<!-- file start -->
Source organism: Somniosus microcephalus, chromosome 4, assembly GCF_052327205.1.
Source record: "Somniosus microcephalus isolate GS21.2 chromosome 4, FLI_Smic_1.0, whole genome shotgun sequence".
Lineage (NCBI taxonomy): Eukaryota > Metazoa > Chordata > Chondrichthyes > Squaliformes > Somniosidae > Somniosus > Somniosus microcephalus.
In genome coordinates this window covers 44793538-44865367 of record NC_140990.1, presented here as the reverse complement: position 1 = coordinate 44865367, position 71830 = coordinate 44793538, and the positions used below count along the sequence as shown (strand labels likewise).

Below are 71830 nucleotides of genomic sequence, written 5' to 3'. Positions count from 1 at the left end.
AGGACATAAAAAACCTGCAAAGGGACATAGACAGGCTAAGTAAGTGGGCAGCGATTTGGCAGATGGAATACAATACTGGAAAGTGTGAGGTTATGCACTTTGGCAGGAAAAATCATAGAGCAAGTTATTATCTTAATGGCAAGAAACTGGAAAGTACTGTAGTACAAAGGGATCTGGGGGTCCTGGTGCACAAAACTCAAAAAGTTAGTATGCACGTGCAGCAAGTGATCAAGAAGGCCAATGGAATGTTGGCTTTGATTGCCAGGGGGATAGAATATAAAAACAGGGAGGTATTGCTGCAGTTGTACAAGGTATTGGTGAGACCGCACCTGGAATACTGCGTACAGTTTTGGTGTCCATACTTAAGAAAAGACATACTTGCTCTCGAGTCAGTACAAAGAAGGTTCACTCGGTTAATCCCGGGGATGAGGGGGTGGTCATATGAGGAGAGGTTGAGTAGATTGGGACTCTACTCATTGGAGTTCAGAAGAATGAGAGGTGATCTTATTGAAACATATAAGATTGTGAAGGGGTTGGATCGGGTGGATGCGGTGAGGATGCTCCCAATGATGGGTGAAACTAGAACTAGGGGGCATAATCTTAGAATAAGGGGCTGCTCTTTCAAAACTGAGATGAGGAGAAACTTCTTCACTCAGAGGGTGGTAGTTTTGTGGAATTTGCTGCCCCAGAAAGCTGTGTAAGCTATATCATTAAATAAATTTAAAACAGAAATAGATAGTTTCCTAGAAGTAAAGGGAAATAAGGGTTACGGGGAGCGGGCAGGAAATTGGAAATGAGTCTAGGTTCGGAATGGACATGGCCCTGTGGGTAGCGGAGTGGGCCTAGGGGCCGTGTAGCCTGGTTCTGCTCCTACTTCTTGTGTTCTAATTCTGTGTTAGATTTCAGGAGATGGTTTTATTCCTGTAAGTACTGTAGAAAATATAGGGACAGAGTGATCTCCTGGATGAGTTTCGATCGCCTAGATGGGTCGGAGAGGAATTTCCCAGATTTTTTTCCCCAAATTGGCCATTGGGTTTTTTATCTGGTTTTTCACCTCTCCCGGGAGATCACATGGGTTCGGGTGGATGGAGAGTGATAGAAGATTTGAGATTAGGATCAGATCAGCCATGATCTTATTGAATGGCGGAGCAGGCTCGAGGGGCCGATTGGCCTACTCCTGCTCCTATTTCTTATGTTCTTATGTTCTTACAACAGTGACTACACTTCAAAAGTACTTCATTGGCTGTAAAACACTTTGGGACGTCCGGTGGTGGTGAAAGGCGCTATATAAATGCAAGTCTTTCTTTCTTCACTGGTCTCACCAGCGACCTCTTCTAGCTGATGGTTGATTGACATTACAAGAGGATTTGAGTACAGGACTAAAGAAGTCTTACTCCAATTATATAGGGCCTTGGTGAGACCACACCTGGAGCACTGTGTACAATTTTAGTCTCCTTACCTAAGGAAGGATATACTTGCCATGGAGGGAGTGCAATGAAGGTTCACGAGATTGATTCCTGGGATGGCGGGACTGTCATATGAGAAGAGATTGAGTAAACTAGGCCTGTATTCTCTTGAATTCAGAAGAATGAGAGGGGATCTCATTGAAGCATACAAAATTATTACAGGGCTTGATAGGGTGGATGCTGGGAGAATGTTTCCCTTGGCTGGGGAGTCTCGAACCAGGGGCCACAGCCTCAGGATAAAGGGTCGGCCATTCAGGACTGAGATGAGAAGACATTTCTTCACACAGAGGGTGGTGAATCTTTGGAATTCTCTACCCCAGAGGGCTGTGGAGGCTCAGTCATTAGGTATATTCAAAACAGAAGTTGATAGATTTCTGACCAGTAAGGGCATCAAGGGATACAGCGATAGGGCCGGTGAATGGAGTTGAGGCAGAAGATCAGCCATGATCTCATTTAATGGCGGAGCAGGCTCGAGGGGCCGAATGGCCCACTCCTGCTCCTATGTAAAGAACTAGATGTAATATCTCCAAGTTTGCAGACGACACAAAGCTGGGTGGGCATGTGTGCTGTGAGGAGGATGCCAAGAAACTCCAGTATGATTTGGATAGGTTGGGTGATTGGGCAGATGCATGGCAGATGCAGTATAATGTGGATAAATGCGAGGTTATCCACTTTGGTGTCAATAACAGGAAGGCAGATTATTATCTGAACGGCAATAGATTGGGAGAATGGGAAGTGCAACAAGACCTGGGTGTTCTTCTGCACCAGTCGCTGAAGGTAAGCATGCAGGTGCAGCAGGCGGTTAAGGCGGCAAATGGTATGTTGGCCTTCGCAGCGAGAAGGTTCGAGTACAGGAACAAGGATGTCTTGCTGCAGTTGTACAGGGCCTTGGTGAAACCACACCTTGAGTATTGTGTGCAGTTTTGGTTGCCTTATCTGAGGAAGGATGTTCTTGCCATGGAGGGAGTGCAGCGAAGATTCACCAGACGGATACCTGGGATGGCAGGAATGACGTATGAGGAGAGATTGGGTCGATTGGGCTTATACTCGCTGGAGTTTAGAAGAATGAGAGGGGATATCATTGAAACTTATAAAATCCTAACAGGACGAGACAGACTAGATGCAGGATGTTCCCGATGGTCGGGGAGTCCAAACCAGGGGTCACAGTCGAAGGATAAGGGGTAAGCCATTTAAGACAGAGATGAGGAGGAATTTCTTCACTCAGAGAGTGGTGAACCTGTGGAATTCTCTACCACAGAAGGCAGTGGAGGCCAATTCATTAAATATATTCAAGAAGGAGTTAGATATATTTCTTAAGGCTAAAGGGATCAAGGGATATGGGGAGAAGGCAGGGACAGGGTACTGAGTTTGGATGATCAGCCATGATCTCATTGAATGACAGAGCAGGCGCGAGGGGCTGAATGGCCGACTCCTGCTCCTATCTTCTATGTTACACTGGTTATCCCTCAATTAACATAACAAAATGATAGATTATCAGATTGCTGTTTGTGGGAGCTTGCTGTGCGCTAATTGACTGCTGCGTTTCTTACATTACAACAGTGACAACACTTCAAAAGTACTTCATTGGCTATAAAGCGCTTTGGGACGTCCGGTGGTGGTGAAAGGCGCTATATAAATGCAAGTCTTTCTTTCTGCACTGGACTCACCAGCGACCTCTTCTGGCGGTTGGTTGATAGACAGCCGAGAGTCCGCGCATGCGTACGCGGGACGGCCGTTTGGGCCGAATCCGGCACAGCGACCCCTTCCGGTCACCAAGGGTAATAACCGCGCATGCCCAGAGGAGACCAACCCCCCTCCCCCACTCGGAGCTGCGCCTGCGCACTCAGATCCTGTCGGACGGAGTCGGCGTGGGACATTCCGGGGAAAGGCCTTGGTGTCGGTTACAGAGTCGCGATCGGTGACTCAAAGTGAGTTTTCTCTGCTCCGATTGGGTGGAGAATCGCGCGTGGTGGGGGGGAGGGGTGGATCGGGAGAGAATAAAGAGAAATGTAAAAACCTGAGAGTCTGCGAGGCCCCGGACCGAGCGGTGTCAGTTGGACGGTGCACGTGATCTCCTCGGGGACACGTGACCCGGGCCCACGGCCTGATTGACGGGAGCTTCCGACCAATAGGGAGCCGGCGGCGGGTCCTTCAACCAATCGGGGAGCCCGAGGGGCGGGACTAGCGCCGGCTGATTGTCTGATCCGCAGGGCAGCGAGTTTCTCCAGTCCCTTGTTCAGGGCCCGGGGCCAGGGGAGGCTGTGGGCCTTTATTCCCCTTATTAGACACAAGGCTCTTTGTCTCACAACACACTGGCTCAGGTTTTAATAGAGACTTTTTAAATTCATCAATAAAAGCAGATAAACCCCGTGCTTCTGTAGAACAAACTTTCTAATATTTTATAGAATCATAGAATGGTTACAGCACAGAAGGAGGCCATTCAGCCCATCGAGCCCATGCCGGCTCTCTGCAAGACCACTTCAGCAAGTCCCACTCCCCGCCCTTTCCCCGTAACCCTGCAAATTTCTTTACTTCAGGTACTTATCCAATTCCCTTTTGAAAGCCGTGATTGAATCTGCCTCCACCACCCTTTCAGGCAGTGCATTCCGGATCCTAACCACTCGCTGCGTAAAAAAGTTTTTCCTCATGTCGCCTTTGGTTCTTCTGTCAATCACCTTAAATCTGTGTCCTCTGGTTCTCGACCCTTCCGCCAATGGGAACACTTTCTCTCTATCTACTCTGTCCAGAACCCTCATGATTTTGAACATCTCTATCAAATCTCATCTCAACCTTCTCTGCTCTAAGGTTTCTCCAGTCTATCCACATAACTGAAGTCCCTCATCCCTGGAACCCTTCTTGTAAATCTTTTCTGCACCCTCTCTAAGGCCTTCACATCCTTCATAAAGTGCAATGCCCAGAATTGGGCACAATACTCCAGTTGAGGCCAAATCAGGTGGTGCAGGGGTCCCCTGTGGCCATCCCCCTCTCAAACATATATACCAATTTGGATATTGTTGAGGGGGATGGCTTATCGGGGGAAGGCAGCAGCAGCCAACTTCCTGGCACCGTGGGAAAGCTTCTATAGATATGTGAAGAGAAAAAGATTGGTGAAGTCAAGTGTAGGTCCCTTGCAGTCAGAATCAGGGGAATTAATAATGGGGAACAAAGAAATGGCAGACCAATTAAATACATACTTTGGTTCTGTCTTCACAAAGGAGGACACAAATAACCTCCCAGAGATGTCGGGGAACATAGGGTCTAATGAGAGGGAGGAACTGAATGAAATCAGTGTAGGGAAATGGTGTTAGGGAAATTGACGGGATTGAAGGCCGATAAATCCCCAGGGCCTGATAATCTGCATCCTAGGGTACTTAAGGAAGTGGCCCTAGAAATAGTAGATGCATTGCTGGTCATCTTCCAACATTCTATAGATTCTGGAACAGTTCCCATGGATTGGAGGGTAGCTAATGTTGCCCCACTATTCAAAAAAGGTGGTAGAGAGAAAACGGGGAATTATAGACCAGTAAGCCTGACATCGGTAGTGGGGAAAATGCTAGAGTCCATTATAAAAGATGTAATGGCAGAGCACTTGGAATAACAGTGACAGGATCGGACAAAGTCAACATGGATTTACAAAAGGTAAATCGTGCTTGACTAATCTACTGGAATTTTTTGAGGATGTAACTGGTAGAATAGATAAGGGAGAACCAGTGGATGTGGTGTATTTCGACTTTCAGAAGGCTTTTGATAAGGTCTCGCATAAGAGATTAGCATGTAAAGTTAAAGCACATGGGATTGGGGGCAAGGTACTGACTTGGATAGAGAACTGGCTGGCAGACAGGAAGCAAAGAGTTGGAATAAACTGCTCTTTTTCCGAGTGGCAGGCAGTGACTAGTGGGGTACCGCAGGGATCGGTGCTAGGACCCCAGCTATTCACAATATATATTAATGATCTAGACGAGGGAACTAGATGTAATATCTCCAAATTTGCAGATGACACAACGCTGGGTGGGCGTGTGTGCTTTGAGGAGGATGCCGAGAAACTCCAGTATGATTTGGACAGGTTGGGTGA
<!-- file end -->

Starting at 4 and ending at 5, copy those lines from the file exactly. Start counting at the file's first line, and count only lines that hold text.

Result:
In genome coordinates this window covers 44793538-44865367 of record NC_140990.1, presented here as the reverse complement: position 1 = coordinate 44865367, position 71830 = coordinate 44793538, and the positions used below count along the sequence as shown (strand labels likewise).

Below are 71830 nucleotides of genomic sequence, written 5' to 3'. Positions count from 1 at the left end.